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Nutcrackers in the Hay

 

Excerpt from A Life in Dance by Sheldon Shoeber, FfyncheCult Books, 1958

Shoeber served as ballet correspondent for the Dramatic Arts Monthly London, 1933 to 1956

I was earnestly advised during a call from my dear friend Noel C. that he had a surprise in store for me. Would I care to join him on a rural excursion to north Essex, to experience some moments of exquisite elegance?

 

I should ignore the fact that 'Essex' and 'elegance' were words seldom heard in close proximity, he said. He would pack champagne and a hamper in the Riley, and we could set out early from Hampstead.

A day out with Noel is always terribly, terribly amusing of course, though he can be a bit of a bore in drink. But none of my close chums were in town that weekend, and the mystery of my destination was hard to resist. Pure Agatha C.

In those days I commuted daily to the West End, but rarely left London. As we passed through Ongar, I realised I had forgotten how poorly dressed and lacking in imagination those dreary village folk always seem.

 

Noel read my mind with his typical preternatural skill. 'Don’t be deceived Shellers my dear man. Their trousers might be held up with bailer twine, but artful mischief is constantly on their minds.'

We pulled up by a field on the outskirts of the quaintly named village of Finchingfield. A marquee had been erected, though it remained closed up.

My good friend Mr. C

Family groups were arriving with picnic rugs, and a few country gentlemen of the more proper sort carried shooting sticks and deckchairs. After Noel and I settled our hamper on the ground and opened the Dom Perignon, the Master raised a cheery glass to some swarthy lads filling tankards from three large barrels.

When a tuba player began tuning up, the vicar herded the drinkers towards their seats, arranged in a semicircle around one end of the big tent.

Suddenly its side panels were released from inside, and five large heaps of countryside straw and muck were revealed, along with a sudden blast of foul odour.

Stand back from the silage!

I felt immediately faint, and angry with Noel. What kind of foul country pastime had he dragged me to? Was it all an elaborate humiliation, on which he had wagered some large sum while laughing with his drinking friends at my expense?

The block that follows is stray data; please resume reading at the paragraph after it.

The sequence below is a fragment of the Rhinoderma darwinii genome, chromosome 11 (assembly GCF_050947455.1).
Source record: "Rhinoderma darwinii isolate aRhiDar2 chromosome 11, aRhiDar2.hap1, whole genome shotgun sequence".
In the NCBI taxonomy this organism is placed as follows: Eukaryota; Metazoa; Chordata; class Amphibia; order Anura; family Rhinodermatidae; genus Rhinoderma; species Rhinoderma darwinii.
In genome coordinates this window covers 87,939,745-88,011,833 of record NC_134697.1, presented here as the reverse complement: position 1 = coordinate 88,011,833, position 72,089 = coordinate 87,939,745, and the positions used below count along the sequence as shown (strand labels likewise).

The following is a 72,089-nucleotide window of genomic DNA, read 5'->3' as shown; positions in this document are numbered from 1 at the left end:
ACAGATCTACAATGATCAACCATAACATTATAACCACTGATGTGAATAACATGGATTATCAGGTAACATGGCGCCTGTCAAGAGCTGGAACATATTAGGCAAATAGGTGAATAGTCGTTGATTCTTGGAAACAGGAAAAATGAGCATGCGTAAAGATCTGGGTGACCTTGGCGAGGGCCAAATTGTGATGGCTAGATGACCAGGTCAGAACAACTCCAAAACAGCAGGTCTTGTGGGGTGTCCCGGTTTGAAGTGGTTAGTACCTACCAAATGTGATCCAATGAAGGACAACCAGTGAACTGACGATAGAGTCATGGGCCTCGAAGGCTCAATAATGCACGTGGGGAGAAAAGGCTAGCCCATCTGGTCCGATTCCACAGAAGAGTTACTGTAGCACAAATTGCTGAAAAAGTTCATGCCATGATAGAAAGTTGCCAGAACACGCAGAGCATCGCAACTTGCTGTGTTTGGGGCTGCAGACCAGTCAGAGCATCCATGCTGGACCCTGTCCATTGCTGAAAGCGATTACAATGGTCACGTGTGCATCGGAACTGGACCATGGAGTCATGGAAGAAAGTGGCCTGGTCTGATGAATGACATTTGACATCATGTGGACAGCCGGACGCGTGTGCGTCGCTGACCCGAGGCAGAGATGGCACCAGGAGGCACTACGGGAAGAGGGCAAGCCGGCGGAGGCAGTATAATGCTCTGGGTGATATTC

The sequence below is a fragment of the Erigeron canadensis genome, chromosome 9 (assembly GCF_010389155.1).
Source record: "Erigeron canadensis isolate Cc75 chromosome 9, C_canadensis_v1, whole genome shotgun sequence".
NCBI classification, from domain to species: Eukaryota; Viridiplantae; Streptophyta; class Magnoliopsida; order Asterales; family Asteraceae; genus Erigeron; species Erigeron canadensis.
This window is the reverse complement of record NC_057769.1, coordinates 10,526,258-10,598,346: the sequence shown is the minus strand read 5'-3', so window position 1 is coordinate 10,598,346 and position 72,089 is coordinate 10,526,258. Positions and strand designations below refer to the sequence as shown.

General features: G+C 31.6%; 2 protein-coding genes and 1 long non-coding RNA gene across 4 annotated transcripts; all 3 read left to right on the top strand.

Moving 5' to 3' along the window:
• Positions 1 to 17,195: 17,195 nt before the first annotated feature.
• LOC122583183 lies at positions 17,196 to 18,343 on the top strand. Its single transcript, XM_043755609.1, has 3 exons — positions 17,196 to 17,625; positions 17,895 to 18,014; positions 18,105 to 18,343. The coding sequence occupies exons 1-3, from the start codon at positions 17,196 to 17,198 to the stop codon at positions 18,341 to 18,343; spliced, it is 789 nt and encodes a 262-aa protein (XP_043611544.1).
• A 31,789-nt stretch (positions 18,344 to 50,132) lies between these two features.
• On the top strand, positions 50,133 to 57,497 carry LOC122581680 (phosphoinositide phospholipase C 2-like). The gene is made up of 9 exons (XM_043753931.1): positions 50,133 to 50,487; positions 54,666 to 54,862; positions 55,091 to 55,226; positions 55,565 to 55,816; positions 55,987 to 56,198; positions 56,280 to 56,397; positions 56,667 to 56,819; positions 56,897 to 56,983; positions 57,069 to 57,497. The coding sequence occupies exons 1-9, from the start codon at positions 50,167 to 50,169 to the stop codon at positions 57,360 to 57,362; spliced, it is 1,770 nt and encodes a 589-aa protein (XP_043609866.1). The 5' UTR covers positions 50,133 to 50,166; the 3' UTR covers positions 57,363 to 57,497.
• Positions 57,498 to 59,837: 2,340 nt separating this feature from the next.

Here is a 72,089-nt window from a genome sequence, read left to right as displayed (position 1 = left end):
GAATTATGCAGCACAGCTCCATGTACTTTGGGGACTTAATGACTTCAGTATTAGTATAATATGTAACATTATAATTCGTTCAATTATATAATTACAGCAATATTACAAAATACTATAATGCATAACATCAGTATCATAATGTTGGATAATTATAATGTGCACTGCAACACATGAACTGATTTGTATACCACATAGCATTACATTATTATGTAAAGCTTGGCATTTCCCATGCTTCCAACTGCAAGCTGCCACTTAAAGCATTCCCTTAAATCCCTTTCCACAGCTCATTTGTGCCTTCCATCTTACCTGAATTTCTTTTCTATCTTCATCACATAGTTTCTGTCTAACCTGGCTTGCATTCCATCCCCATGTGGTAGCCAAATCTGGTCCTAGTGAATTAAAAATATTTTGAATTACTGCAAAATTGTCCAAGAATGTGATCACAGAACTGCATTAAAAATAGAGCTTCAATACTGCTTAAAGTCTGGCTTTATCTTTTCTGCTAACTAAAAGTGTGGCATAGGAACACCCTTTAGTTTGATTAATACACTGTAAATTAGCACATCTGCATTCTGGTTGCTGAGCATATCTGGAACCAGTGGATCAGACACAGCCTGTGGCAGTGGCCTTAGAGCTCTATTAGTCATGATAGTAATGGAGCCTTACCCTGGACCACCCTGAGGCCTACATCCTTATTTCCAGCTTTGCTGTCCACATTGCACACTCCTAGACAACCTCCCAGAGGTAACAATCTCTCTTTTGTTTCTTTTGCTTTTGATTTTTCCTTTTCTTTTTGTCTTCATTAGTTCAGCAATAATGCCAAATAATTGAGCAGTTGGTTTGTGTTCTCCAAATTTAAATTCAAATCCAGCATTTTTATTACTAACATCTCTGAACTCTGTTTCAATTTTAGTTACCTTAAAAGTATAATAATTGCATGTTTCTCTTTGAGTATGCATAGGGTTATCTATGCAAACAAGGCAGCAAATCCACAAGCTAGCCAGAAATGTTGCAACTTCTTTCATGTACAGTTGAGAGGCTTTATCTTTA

Worse still, had things fallen so low in England that its fine people had sunk to the worship of dung? The heap of muck at the front looked almost human; obese and with tousled tufts of blonde straw for hair.

Excited lads watch the heaps warm up

But how wrong I was. And how I still rue the awful suspicion I had directed at my good friend.

 

A slow bass drone began and the crowd fell into silence, gazing at the mounds of farmyard detritus. A ripple of applause went round the crowd as if in anticipation. Noel grasped my arm.

 

Yes. The compost heaps were actually moving. Very slowly, but with a sublime gentle grace. Then I recognised the tune. It was the opening phrase of the 'Dance of the Sugar Plum Fairy', but played very molto lento on the mournful tuba.


Somehow these clumsy objects had devised a unique interpretation. There were the opening pointe steps, petite batteries, and attitudes — in combinations familiar to the Nijinsky period. There was indeed 'a sense of dynamic build up: from delicate angularity' as Tchaikovsky had hoped. Then followed his 'circular shapes, to plainer but more virtuoso movements—pirouettes to ronds de jambe.'

The multiple pirouettes were a highlight

I remained entranced. I could have watched all day. It had been half an hour, and the heaps had performed only the first few phrases of the Sugar Plum.

 

But then they slowly came to a halt. As the vicar rose to shout enthusiasm, some of the younger men poured water on the heaps from watering cans and waved towels over them, like boxers at the end of a match. A warm dank steam enveloped us all.

 

This, Noel explained as he rose to applaud, was to be the end of the performance. Heaps overheat when under emotional and physical strain, and must rest for hours.

 

Nor would ballet be put on again for many years. The troupe were to experiment with Cancan next season, and Charleston after that. I had witnessed a beautiful moment perhaps never to be repeated.

 

The secret, Noel explained as we drove home, is a layer of silage spread around each heap prior to their routine. The smell stimulates the creatures mightily, he claimed, and must be used sparingly against the risk that it excites their amorous pursuit of farm animals.

 

My review was glowing of course. But I never found a publisher for it, including the present one.

 

The longhand final copy, intended for the sadly absent sub-editors, now hangs in the Green Man.

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